Liberals are getting pounded over the Caisse losses

So far, they have ducked formal debate on the fund, but not for much longer

CDPQ-Subprimes - qui sont les coupables?

When Premier Jean Charest called the Dec. 8 provincial election, he said it was because his Liberal minority government lacked the necessary stability to steer Quebec safely through the approaching economic storm.
A single pair of hands on the wheel was what was needed, he said.
But since Charest obtained his parliamentary majority, it has been more like "look, ma, no hands." First he allowed opposition leader Pauline Marois to veto his proposal to have the National Assembly sit before Christmas, even though the premier has the power to call an extraordinary sitting at any time without the consent of the opposition.
So he waited until January to have the Assembly discuss the "urgent" economic situation - for three days, before adjourning for two months.
And this week his government tried to blame the Parti Québécois for delaying hearings on the Caisse de dépôt losses until next month, though the government's majority allows it to call any hearings it wants as soon as the session resumes next week.
For more than a week, since the Caisse reported last year's losses of $40 billion, the Liberals have been engaged in a partisan tug-of-war with the PQ over the timing, scope and duration of hearings. The government has been trying to minimize its exposure, and the opposition to maximize it.
The Liberals have been resisting calls from the PQ for Charest and Finance Minister Monique Jérôme-Forget to go before an Assembly committee to answer questions in relation to the losses.
In particular, the PQ wants to know whether the government had the Caisse make riskier investments in search of a greater return, and whether, as some suspect, it withheld knowledge of the anticipated losses until after the Dec. 8 election.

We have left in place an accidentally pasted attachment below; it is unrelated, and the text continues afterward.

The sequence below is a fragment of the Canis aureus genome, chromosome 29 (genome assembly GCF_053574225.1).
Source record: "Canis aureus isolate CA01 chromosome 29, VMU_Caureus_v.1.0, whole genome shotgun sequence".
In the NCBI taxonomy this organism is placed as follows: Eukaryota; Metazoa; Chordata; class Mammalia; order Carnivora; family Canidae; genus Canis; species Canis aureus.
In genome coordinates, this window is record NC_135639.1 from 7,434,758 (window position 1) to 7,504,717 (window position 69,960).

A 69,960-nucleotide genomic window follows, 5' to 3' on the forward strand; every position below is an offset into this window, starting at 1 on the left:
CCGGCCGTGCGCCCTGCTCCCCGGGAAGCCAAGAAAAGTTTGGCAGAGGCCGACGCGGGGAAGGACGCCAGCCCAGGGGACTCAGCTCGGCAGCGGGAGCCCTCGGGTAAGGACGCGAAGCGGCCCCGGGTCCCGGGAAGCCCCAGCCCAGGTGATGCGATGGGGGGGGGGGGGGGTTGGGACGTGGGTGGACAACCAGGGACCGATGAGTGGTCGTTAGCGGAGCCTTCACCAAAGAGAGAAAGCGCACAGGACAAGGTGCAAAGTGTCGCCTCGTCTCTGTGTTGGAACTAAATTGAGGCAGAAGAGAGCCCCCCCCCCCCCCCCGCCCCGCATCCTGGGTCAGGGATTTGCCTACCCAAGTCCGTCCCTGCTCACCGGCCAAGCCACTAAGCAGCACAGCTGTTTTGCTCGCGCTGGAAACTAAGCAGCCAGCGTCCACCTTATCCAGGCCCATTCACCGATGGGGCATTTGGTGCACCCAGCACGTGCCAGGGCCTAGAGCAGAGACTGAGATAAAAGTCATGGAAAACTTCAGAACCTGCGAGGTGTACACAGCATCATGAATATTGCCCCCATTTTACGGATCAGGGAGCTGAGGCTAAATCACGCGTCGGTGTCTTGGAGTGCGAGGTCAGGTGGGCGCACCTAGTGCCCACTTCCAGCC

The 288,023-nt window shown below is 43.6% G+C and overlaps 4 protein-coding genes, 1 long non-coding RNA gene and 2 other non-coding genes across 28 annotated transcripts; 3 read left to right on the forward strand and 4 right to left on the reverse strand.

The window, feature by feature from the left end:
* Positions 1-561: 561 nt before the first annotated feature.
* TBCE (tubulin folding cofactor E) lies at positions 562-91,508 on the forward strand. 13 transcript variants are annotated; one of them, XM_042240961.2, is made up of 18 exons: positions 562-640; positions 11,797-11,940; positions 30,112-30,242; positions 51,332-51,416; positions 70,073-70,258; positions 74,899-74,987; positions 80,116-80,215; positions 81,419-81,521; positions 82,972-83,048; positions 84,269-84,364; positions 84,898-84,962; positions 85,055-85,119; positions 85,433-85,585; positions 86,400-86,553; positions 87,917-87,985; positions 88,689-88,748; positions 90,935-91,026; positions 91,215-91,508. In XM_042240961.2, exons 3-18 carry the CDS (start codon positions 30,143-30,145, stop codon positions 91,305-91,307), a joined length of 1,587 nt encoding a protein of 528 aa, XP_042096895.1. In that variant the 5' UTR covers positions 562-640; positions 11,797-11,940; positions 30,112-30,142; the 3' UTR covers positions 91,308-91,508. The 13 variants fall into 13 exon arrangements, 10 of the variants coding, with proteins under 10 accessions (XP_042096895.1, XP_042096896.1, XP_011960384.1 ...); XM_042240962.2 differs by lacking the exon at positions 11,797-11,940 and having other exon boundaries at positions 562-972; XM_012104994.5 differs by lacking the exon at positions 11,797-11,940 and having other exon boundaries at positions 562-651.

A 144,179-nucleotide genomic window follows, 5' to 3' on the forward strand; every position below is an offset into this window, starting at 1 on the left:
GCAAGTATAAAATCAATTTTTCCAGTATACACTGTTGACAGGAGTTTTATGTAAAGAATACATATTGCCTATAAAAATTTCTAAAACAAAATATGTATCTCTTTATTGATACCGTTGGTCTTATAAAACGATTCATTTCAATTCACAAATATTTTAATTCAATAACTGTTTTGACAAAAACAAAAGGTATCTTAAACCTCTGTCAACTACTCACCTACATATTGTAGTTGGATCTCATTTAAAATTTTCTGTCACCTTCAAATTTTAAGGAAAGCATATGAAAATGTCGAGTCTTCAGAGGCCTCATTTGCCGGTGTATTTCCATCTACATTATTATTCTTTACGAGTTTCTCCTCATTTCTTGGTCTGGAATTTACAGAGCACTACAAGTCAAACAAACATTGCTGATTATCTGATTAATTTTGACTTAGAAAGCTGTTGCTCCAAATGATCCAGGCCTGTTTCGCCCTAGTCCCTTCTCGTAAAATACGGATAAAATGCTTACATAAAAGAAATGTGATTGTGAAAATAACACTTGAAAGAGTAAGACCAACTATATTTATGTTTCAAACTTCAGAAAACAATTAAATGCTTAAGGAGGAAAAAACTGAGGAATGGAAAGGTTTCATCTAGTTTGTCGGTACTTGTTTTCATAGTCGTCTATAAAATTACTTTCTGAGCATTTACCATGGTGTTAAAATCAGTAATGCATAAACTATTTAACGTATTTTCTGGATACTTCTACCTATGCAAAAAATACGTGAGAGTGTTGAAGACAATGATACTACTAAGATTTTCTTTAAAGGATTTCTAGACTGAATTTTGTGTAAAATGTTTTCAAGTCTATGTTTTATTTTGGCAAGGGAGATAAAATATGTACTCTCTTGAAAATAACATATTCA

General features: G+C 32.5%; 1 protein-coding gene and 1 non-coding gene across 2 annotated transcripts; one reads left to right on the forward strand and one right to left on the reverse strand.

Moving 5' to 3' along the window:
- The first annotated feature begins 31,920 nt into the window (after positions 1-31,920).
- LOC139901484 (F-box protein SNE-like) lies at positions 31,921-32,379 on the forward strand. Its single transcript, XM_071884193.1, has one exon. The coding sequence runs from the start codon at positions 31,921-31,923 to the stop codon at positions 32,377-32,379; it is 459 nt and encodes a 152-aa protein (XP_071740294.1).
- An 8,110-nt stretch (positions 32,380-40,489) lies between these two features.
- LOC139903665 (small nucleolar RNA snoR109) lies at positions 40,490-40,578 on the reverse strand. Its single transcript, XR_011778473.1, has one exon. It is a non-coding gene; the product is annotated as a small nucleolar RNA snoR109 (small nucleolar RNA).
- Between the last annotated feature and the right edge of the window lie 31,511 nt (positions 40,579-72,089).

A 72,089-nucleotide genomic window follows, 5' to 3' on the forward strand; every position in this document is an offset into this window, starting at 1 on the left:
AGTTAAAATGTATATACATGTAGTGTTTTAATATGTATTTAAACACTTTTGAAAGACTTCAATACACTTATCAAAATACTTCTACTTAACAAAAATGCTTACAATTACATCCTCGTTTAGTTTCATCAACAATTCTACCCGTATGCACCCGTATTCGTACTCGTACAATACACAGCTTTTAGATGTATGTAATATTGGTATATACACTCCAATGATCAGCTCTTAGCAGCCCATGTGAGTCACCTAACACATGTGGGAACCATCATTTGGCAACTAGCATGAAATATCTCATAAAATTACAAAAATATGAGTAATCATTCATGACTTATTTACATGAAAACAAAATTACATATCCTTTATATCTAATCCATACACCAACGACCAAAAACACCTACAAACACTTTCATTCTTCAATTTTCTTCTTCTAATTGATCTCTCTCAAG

It also wants to hear former as well as present Caisse officials and to see documents related to the Caisse's investment policies and practices. And it wanted the hearings to last several weeks.
The government offered to hold hearings this week, but for only two days, only with officials who were at the Caisse last year and without Charest and Jérôme-Forget.
When the PQ did not accept the offer, the government could have gone ahead with the hearings anyway, once the session resumes next week.
Instead, Jérôme-Forget said there would be no hearings on the Caisse until its officials appeared before the Assembly committee examining the finance department's spending estimates for next year.
Those hearings probably won't take place before next month. And they will take at most 20 hours to examine the budget of the finance department as well as the Caisse and all the other government corporations for which the finance minister is responsible.
In the meantime, Henri-Paul Rousseau, who was president of the Caisse until last May, will tell his side of the story, but on his own terms rather than those of a committee. He is to do so on Monday, in a speech to the Montreal board of trade followed by a news conference.
Yesterday, Jérôme-Forget made a small apparent concession, offering to debate PQ leader Pauline Marois on the Caisse for two hours next Friday in the Assembly.
It was an indication that the government realizes that it is losing the political debate over the Caisse. Though it denies any responsibility for the Caisse's losses, 55 per cent of Quebecers disagreed in a survey conducted last week by Léger Marketing for Le Journal de Montréal.
The government appears to be in a no-win situation. If it accepts hearings on the Caisse, it gives the PQ a forum in which to attack it. And if it resists them, it risks appearing to be trying to cover up its responsibility.
The growth spurt for Action démocratique du Québec occurred in the 2007 general election, not 2003, as I wrote Thursday. Sorry.

Laissez un commentaire

Aucun commentaire trouvé